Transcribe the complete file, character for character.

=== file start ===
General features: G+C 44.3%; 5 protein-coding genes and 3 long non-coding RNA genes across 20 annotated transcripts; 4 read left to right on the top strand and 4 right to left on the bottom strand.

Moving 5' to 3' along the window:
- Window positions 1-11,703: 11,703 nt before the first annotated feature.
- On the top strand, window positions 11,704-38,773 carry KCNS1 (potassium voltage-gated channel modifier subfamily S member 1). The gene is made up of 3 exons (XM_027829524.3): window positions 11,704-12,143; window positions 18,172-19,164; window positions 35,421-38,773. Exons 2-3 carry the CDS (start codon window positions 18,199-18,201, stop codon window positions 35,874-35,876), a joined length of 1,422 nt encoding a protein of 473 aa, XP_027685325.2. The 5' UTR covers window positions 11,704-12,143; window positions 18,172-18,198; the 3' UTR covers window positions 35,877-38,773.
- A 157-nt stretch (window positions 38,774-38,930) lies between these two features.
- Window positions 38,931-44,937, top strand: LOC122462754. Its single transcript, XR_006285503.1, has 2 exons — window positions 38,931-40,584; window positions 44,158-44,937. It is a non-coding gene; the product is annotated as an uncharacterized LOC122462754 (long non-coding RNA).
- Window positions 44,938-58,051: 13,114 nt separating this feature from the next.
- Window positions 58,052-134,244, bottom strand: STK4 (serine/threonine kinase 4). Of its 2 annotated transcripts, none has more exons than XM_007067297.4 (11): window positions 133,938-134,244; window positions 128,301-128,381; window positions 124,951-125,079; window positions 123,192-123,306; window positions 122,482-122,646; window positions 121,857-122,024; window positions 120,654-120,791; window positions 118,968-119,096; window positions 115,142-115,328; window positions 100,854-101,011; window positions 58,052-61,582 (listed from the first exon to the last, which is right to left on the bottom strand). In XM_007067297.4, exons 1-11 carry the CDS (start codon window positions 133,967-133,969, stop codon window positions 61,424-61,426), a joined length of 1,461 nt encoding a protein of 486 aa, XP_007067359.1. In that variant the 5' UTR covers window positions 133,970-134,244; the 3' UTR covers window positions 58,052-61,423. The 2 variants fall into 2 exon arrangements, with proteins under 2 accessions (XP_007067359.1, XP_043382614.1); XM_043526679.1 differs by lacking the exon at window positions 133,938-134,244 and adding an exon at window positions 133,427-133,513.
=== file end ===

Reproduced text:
General features: G+C 44.3%; 5 protein-coding genes and 3 long non-coding RNA genes across 20 annotated transcripts; 4 read left to right on the top strand and 4 right to left on the bottom strand.

Moving 5' to 3' along the window:
- Window positions 1-11,703: 11,703 nt before the first annotated feature.
- On the top strand, window positions 11,704-38,773 carry KCNS1 (potassium voltage-gated channel modifier subfamily S member 1). The gene is made up of 3 exons (XM_027829524.3): window positions 11,704-12,143; window positions 18,172-19,164; window positions 35,421-38,773. Exons 2-3 carry the CDS (start codon window positions 18,199-18,201, stop codon window positions 35,874-35,876), a joined length of 1,422 nt encoding a protein of 473 aa, XP_027685325.2. The 5' UTR covers window positions 11,704-12,143; window positions 18,172-18,198; the 3' UTR covers window positions 35,877-38,773.
- A 157-nt stretch (window positions 38,774-38,930) lies between these two features.
- Window positions 38,931-44,937, top strand: LOC122462754. Its single transcript, XR_006285503.1, has 2 exons — window positions 38,931-40,584; window positions 44,158-44,937. It is a non-coding gene; the product is annotated as an uncharacterized LOC122462754 (long non-coding RNA).
- Window positions 44,938-58,051: 13,114 nt separating this feature from the next.
- Window positions 58,052-134,244, bottom strand: STK4 (serine/threonine kinase 4). Of its 2 annotated transcripts, none has more exons than XM_007067297.4 (11): window positions 133,938-134,244; window positions 128,301-128,381; window positions 124,951-125,079; window positions 123,192-123,306; window positions 122,482-122,646; window positions 121,857-122,024; window positions 120,654-120,791; window positions 118,968-119,096; window positions 115,142-115,328; window positions 100,854-101,011; window positions 58,052-61,582 (listed from the first exon to the last, which is right to left on the bottom strand). In XM_007067297.4, exons 1-11 carry the CDS (start codon window positions 133,967-133,969, stop codon window positions 61,424-61,426), a joined length of 1,461 nt encoding a protein of 486 aa, XP_007067359.1. In that variant the 5' UTR covers window positions 133,970-134,244; the 3' UTR covers window positions 58,052-61,423. The 2 variants fall into 2 exon arrangements, with proteins under 2 accessions (XP_007067359.1, XP_043382614.1); XM_043526679.1 differs by lacking the exon at window positions 133,938-134,244 and adding an exon at window positions 133,427-133,513.